Afghan conflict: The mismatch between US-Pakistan’s words and actions

Sunday, 21 January 2018 03:49 Written by  Heart of Asia Read 244 times

The United States and Pakistan are two key sides in Afghan conflict -- the former being as the largest provider of military and civilian aid to Afghan government, and the latter, especially its spy agency (the Inter-Services Intelligence (ISI), being as the main supporter of Taliban. Despite the apparent divergence of goals, both countries have remained close allies in the war on terrorism over the last decade and a half, something which leaves no room for doubt about the utter unison of stance and attitude of both states toward Afghanistan. If Pakistan has tried to topple Afghan government by backing the Taliban as its proxy forces, the United States has also caused equal damage to Afghanistan by turning a blind eye to Pakistan’s terror-supporting activities.


At least over the last 15 years, the only difference of opinion between the United States and Pakistan was that the first did not want Afghanistan to achieve self-reliance and complete stability solely to create a pretext to maintain military presence, while the second intended to oust Afghan government by grabbing that unique opportunity. These two culprits have so far added fuel to the fire in Afghanistan, which has effectively led to a stalemate where neither Afghan government is toppled nor the Taliban are eliminated.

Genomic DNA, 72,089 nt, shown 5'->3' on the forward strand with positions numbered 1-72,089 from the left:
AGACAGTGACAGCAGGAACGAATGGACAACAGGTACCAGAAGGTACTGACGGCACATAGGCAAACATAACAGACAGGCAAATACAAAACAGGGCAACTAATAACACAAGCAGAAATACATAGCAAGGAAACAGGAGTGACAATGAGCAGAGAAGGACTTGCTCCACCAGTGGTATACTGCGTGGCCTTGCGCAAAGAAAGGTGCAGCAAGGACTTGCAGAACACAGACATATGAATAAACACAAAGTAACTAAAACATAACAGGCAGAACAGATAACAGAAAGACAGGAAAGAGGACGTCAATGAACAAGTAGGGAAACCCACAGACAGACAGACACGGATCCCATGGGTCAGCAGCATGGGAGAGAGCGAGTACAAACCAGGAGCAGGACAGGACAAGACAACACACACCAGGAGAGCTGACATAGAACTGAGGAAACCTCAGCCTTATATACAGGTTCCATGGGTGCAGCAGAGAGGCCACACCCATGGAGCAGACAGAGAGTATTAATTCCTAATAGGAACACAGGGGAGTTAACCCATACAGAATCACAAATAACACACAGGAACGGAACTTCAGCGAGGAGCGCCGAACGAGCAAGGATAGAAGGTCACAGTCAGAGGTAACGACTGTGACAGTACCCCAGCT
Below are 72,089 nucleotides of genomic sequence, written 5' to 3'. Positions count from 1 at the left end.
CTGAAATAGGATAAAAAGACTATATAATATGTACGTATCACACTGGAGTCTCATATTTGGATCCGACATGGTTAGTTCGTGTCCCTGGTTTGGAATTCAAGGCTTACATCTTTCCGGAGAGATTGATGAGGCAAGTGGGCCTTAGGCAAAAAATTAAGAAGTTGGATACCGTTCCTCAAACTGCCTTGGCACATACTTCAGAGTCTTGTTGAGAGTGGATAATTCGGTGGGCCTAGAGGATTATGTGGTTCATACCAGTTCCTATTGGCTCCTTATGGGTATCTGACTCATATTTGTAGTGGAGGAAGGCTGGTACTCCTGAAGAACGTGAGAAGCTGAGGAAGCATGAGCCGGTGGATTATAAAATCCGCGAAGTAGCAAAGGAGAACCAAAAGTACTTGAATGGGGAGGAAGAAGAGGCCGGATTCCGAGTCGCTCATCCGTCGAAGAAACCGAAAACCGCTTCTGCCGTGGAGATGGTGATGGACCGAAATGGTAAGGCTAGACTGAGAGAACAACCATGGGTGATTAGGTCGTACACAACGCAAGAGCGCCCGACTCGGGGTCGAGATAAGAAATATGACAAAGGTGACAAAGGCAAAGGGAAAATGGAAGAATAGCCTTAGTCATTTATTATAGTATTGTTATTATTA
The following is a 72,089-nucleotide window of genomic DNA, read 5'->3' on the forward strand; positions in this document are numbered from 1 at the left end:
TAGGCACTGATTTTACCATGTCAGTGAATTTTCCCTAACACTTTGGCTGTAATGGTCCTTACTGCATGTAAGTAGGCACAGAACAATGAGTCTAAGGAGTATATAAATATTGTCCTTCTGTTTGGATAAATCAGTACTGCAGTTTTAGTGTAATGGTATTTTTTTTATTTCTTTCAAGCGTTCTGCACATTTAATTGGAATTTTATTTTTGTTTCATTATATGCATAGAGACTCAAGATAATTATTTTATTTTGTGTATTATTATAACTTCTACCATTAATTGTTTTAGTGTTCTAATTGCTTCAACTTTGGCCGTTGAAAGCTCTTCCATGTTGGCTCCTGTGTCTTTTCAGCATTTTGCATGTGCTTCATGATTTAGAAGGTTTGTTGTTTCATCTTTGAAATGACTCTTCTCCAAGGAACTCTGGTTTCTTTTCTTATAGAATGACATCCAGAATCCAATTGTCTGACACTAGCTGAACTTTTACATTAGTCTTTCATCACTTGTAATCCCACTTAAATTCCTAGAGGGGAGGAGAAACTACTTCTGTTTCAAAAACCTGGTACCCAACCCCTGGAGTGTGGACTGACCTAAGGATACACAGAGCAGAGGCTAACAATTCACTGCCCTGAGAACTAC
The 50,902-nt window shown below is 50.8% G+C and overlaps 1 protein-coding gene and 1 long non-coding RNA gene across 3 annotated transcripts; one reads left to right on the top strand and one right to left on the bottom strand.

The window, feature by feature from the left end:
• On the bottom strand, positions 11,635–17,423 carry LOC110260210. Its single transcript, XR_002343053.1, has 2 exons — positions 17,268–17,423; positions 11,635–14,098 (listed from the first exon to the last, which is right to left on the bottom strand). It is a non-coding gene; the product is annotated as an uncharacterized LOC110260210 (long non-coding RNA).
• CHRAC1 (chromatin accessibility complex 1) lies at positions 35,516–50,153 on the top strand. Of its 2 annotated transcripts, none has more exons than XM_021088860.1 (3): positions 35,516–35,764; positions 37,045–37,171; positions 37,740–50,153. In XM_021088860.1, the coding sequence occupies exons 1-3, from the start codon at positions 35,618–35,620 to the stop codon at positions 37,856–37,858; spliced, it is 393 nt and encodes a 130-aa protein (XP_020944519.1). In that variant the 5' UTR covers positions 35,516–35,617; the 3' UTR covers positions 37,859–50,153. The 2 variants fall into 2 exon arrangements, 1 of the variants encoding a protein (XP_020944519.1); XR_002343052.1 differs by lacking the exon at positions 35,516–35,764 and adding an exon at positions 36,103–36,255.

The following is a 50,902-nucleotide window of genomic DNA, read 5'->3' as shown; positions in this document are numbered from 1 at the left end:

The United States and Pakistan traded barbs at the United Nations Security Council (UNSC) special meeting on Afghanistan, where both sides tried to portray themselves as if they were in favor of stability in Afghanistan, while in fact it is their duplicitous policies and actions that have culminated in the protraction of Afghan war. 

If Islamabad gives up its support for anti-Afghan government elements and Washington prioritizes political solution over the use of force, the Afghan conflict may end. Although both countries consider peace talks as the only workable solution, none of them have so far translated their words into actions. Neither Pakistan desists from using terrorism as foreign policy tool nor does the United States support Afghan government as much as it can overpower the Pakistan-backed militants, thereby effectuating a gridlocked violence that has shed so much Afghan blood for which the two countries are to blame more than anyone else. As long as there is a US-Pakistan bonhomie, and the two continue to pursue hidden agendas behind their public narratives, Afghanistan will never reach lasting stability. 







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